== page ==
Bird migration has attracted a lot of interests over past centuries and the methods used for studying this phenomenon has greatly improved in terms of availability, dimension, scale and precision. In spite of the advancements, relatively more is known about the spring migration of trans......-Saharan migrants than autumn migration. Information about the behavior and interactions of migrants during the nonbreeding season in sub-Saharan Africa is also scarce for many species. Furthermore, very little is known about intra-African migration. This thesis summarizes my research on the autumn migration...... of birds from Europe to Africa and opens up the possibility of studying intra-African migration. I have used long-term, standardized autumn ringing data from southeast Sweden to investigate patterns in biometrics, phenology and population trends as inferred from annual trapping totals. In addition, I...

  8. Ontogenetic behavior and migration of Volga River Russian sturgeon, Acipenser gueldenstaedtii, with a note on adaptive significance of body color

    Science.gov (United States)

    Kynard, B.; Zhuang, P.; Zhang, L.; Zhang, T.; Zhang, Z.

    2002-01-01

    We conducted laboratory experiments with Volga River Russian sturgeon, Acipenser gueldenstaedtii, to develop a conceptual model of early behavior. We daily observed fish from day-0 (embryos, first life interval after hatching) to day-29 feeding larvae for preference of bright habitat and cover, swimming distance above the bottom, up- and downstream movement, and diel activity. Hatchling embryos initiated a downstream migration, which suggests that predation risk of embryos at spawning sites is high. Migration peaked on days 0-5 and ceased on day 7 (8-day migration). Migrants preferred bright, open habitat and early migrants swam-up far above the bottom (maximum daily median, 140 cm) in a vertical swim tube. Post-migrant embryos did not prefer bright illumination but continued to prefer white substrate, increased use of cover habitat, and swam on the bottom. Larvae initiated feeding on day 10 after 170.6 cumulative temperature degree-days. Larvae did not migrate, weakly preferred bright illumination, preferred white substrate and open habitat, and swam near the bottom (daily median 5-78 cm). The lack of a strong preference by larvae for bright illumination suggests foraging relies more on olfaction than vision for locating prey. A short migration by embryos would disperse wild sturgeon from a spawning area, but larvae did not migrate, so a second later migration by juveniles disperses young sturgeon to the sea (2-step migration). Embryo and larva body color was light tan and tail color was black. The migration, behavior, and light body color of Russian sturgeon embryos was similar to species of Acipenser and Scaphirhynchus in North America and to Acipenser in Asia that migrate after hatching as embryos. The similarity in migration style and body color among species with diverse phylogenies likely reflects convergence for common adaptations across biogeographic regions. ?? 2002 Kluwer Academic Publishers.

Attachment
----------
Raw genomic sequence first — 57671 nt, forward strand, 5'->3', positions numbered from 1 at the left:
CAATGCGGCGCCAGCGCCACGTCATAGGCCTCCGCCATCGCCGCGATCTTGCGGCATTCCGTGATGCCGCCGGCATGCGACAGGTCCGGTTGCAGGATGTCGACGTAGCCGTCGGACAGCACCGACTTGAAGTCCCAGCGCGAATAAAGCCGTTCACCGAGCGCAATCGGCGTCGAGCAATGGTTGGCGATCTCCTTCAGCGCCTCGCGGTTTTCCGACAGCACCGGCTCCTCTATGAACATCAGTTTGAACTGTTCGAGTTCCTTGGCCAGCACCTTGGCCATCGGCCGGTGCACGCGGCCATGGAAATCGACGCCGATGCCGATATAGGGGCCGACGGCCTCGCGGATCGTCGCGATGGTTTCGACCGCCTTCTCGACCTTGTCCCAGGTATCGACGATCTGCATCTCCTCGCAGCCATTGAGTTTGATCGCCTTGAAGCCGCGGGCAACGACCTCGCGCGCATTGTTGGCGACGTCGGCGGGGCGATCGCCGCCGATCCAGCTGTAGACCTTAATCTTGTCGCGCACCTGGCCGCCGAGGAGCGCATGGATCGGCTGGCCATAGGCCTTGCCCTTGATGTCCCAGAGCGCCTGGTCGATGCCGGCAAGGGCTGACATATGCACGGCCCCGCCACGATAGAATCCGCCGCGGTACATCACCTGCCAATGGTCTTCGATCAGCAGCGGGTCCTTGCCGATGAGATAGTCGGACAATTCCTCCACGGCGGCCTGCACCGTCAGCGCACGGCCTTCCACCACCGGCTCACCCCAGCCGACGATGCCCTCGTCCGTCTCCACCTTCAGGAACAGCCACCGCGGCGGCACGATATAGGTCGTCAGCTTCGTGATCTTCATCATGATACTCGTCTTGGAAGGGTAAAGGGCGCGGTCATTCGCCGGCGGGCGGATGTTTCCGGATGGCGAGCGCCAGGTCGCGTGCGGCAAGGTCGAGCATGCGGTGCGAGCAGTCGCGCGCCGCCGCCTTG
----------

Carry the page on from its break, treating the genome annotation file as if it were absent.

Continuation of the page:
9. Network migration for printers

    CERN Multimedia

    2016-01-01

    Further to the recent General Purpose (office) Network reorganisation (as announced in the Bulletin - see here), please note that the majority of print devices will be automatically migrated to the new network IP address range on Tuesday 27 September.   This change should be transparent for these devices and therefore end-users, provided you have installed the printers from the Print Service website. A small number of devices will require manual intervention from the Printer Support team in order to migrate correctly. These devices will not change their IP address until the manual intervention, which will be carried out before Monday 3rd October. However, if you have mistakenly connected directly to the printer’s IP address, then your printing will be affected – please uninstall the printer (for help, see: KB3785), and re-install it from the Print Service website (or follow instructions for visitor machines). Please do this as soon as possible in order to avoid printing issues, t...

  10. Wind-Driven Ecological Flow Regimes Downstream from Hydropower Dams

    Science.gov (United States)

    Kern, J.; Characklis, G. W.

    2012-12-01